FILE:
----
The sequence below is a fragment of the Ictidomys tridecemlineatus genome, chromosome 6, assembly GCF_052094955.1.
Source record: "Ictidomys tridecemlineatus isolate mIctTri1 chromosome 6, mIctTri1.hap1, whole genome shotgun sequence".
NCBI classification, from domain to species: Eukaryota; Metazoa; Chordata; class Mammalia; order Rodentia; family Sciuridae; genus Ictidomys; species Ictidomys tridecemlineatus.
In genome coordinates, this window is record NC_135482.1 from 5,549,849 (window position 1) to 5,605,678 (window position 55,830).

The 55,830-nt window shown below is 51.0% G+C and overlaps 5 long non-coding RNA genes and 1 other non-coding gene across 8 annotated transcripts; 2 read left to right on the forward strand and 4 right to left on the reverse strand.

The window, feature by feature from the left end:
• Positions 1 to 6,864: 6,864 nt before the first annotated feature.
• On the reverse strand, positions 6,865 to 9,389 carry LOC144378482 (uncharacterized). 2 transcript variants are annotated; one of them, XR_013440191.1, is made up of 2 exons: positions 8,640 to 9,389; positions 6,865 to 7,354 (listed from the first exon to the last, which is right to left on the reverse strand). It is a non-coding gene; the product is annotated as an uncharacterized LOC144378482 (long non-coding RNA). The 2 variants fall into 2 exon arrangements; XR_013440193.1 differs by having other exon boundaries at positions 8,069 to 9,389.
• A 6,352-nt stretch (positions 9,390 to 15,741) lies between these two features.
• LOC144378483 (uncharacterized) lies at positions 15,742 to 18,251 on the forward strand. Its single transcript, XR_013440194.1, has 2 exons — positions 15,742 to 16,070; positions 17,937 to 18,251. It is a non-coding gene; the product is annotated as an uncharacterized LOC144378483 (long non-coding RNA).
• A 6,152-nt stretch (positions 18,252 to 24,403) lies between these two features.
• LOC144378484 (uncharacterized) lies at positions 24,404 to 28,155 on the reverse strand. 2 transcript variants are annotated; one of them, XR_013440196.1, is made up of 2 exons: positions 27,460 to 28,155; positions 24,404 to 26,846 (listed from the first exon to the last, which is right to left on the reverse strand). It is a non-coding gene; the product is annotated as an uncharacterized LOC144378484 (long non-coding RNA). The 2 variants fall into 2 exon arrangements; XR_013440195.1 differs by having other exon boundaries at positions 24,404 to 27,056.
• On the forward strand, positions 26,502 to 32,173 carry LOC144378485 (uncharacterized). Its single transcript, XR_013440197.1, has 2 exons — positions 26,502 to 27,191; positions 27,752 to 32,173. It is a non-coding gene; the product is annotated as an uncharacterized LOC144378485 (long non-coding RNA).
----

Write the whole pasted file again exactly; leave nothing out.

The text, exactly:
The sequence below is a fragment of the Ictidomys tridecemlineatus genome, chromosome 6, assembly GCF_052094955.1.
Source record: "Ictidomys tridecemlineatus isolate mIctTri1 chromosome 6, mIctTri1.hap1, whole genome shotgun sequence".
NCBI classification, from domain to species: Eukaryota; Metazoa; Chordata; class Mammalia; order Rodentia; family Sciuridae; genus Ictidomys; species Ictidomys tridecemlineatus.
In genome coordinates, this window is record NC_135482.1 from 5,549,849 (window position 1) to 5,605,678 (window position 55,830).

The 55,830-nt window shown below is 51.0% G+C and overlaps 5 long non-coding RNA genes and 1 other non-coding gene across 8 annotated transcripts; 2 read left to right on the forward strand and 4 right to left on the reverse strand.

The window, feature by feature from the left end:
• Positions 1 to 6,864: 6,864 nt before the first annotated feature.
• On the reverse strand, positions 6,865 to 9,389 carry LOC144378482 (uncharacterized). 2 transcript variants are annotated; one of them, XR_013440191.1, is made up of 2 exons: positions 8,640 to 9,389; positions 6,865 to 7,354 (listed from the first exon to the last, which is right to left on the reverse strand). It is a non-coding gene; the product is annotated as an uncharacterized LOC144378482 (long non-coding RNA). The 2 variants fall into 2 exon arrangements; XR_013440193.1 differs by having other exon boundaries at positions 8,069 to 9,389.
• A 6,352-nt stretch (positions 9,390 to 15,741) lies between these two features.
• LOC144378483 (uncharacterized) lies at positions 15,742 to 18,251 on the forward strand. Its single transcript, XR_013440194.1, has 2 exons — positions 15,742 to 16,070; positions 17,937 to 18,251. It is a non-coding gene; the product is annotated as an uncharacterized LOC144378483 (long non-coding RNA).
• A 6,152-nt stretch (positions 18,252 to 24,403) lies between these two features.
• LOC144378484 (uncharacterized) lies at positions 24,404 to 28,155 on the reverse strand. 2 transcript variants are annotated; one of them, XR_013440196.1, is made up of 2 exons: positions 27,460 to 28,155; positions 24,404 to 26,846 (listed from the first exon to the last, which is right to left on the reverse strand). It is a non-coding gene; the product is annotated as an uncharacterized LOC144378484 (long non-coding RNA). The 2 variants fall into 2 exon arrangements; XR_013440195.1 differs by having other exon boundaries at positions 24,404 to 27,056.
• On the forward strand, positions 26,502 to 32,173 carry LOC144378485 (uncharacterized). Its single transcript, XR_013440197.1, has 2 exons — positions 26,502 to 27,191; positions 27,752 to 32,173. It is a non-coding gene; the product is annotated as an uncharacterized LOC144378485 (long non-coding RNA).